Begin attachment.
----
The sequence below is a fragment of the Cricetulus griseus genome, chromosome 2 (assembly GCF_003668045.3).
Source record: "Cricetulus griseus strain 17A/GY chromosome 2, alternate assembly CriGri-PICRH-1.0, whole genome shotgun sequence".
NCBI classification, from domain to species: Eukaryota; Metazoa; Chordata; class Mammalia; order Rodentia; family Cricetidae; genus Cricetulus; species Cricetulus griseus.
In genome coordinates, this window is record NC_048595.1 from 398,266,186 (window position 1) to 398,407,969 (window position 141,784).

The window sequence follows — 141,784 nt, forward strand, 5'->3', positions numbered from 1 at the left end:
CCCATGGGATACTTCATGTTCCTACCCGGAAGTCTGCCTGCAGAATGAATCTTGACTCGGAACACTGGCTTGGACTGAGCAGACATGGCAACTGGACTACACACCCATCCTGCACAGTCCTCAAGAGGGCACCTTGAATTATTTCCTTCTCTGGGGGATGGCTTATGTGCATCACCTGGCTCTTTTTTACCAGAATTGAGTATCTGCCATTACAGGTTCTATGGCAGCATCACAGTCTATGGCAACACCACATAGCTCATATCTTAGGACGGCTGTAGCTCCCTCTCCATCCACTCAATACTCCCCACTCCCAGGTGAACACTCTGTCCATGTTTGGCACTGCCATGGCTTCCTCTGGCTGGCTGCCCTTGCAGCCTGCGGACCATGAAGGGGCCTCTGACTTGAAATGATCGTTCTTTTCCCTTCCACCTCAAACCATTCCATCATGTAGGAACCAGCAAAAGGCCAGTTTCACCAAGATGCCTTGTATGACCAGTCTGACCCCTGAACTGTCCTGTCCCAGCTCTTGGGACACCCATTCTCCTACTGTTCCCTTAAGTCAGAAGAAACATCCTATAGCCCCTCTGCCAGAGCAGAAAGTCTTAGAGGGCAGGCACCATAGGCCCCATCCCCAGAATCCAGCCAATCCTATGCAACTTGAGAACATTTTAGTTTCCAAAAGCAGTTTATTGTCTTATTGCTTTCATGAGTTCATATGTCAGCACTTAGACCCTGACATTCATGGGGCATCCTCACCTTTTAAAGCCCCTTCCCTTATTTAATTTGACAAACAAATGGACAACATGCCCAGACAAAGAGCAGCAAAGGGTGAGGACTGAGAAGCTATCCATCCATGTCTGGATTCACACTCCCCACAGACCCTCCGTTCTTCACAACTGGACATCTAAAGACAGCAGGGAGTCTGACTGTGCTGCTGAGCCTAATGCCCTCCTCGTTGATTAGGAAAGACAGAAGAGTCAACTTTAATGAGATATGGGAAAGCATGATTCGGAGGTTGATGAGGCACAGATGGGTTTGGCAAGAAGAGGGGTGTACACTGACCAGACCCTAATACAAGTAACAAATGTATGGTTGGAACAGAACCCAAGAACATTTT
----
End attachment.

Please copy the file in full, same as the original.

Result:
The sequence below is a fragment of the Cricetulus griseus genome, chromosome 2 (assembly GCF_003668045.3).
Source record: "Cricetulus griseus strain 17A/GY chromosome 2, alternate assembly CriGri-PICRH-1.0, whole genome shotgun sequence".
NCBI classification, from domain to species: Eukaryota; Metazoa; Chordata; class Mammalia; order Rodentia; family Cricetidae; genus Cricetulus; species Cricetulus griseus.
In genome coordinates, this window is record NC_048595.1 from 398,266,186 (window position 1) to 398,407,969 (window position 141,784).

The window sequence follows — 141,784 nt, forward strand, 5'->3', positions numbered from 1 at the left end:
CCCATGGGATACTTCATGTTCCTACCCGGAAGTCTGCCTGCAGAATGAATCTTGACTCGGAACACTGGCTTGGACTGAGCAGACATGGCAACTGGACTACACACCCATCCTGCACAGTCCTCAAGAGGGCACCTTGAATTATTTCCTTCTCTGGGGGATGGCTTATGTGCATCACCTGGCTCTTTTTTACCAGAATTGAGTATCTGCCATTACAGGTTCTATGGCAGCATCACAGTCTATGGCAACACCACATAGCTCATATCTTAGGACGGCTGTAGCTCCCTCTCCATCCACTCAATACTCCCCACTCCCAGGTGAACACTCTGTCCATGTTTGGCACTGCCATGGCTTCCTCTGGCTGGCTGCCCTTGCAGCCTGCGGACCATGAAGGGGCCTCTGACTTGAAATGATCGTTCTTTTCCCTTCCACCTCAAACCATTCCATCATGTAGGAACCAGCAAAAGGCCAGTTTCACCAAGATGCCTTGTATGACCAGTCTGACCCCTGAACTGTCCTGTCCCAGCTCTTGGGACACCCATTCTCCTACTGTTCCCTTAAGTCAGAAGAAACATCCTATAGCCCCTCTGCCAGAGCAGAAAGTCTTAGAGGGCAGGCACCATAGGCCCCATCCCCAGAATCCAGCCAATCCTATGCAACTTGAGAACATTTTAGTTTCCAAAAGCAGTTTATTGTCTTATTGCTTTCATGAGTTCATATGTCAGCACTTAGACCCTGACATTCATGGGGCATCCTCACCTTTTAAAGCCCCTTCCCTTATTTAATTTGACAAACAAATGGACAACATGCCCAGACAAAGAGCAGCAAAGGGTGAGGACTGAGAAGCTATCCATCCATGTCTGGATTCACACTCCCCACAGACCCTCCGTTCTTCACAACTGGACATCTAAAGACAGCAGGGAGTCTGACTGTGCTGCTGAGCCTAATGCCCTCCTCGTTGATTAGGAAAGACAGAAGAGTCAACTTTAATGAGATATGGGAAAGCATGATTCGGAGGTTGATGAGGCACAGATGGGTTTGGCAAGAAGAGGGGTGTACACTGACCAGACCCTAATACAAGTAACAAATGTATGGTTGGAACAGAACCCAAGAACATTTT